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Willie (Formerly Peter)
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Date of Birth: 3-14-2006
Adopted: July 2006
Duncan was a raffle prize. Someone, either the breeder or first owner, donated this adorable little westie at the age of 4 months to be a raffle prize. The winner had a choice of either Duncan or a blender. She chose Duncan, but after one week, wished she had gotten the blender instead. Duncan was such a terrior!
So she gave him away to a neighbor, who had two cairns, but the cairns could not put up with the antics of a 4 month old puppy either, and that woman had the good sense to contact Westie Rescue to find an appropriate home for this little white tornado.
Duncan came to Westie Rescue/Austin on July 9, 2006. We took care of his de-worming and neutering, and he was eagerly adopted by a family in San Antonio who had had westies previously. He is now enjoying the limelight in his new home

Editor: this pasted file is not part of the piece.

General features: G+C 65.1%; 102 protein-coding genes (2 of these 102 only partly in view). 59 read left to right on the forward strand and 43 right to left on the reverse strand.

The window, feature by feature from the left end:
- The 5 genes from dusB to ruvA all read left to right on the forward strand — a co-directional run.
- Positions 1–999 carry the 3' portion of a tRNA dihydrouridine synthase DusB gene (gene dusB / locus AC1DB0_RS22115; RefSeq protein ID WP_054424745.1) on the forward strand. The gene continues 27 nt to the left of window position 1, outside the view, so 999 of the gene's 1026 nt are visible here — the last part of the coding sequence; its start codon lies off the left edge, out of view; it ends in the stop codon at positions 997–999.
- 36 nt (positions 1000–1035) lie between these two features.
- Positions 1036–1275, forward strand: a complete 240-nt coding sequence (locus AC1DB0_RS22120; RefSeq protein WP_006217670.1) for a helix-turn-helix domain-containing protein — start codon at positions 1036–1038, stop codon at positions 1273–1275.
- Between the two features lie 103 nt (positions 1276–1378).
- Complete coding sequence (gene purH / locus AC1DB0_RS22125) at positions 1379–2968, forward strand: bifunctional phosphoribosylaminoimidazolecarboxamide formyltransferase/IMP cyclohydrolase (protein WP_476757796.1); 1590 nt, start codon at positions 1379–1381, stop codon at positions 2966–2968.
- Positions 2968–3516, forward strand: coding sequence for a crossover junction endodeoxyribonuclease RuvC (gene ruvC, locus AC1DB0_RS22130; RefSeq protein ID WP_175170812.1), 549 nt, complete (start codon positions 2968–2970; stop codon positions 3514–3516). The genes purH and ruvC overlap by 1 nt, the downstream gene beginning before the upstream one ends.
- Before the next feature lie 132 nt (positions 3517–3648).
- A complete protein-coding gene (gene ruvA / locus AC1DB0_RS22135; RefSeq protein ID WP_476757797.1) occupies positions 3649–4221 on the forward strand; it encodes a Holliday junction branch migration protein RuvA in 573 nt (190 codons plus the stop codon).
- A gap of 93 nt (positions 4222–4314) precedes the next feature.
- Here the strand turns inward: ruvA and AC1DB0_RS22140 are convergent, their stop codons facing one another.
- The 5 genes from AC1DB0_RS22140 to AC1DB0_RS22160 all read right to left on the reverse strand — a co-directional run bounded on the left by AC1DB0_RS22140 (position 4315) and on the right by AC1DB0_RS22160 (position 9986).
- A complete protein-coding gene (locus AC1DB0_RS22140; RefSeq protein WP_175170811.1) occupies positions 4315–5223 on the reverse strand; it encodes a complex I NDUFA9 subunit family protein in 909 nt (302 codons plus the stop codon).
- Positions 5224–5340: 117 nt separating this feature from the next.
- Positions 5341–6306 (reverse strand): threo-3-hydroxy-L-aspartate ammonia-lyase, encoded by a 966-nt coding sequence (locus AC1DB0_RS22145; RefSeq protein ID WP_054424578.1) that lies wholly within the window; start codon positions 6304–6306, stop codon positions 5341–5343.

In Feb. 2005, Sarah was a stray westie, unclaimed in a Houston, TX shelter. Kathy of Houston Westie Rescue pulled her before she was scheduled to be put to sleep because she was a biter. Sarah was a very difficult little westie, filled with the horrors only she knew in her previous life as a stray, and she took out her fears on everyone she encountered. She was a tough case. Sarah was more than Kathy wanted to deal with, so Barb of Westie Rescue/Austin agreed to take her and try to work with her.
When Sarah arrived in Austin, she would not let you approach her in her crate. She was terrified and showed it by aggressively attacking for the slightest provocation. But with time, consistent gentleness and patience, she began to accept that where she was she would be safe.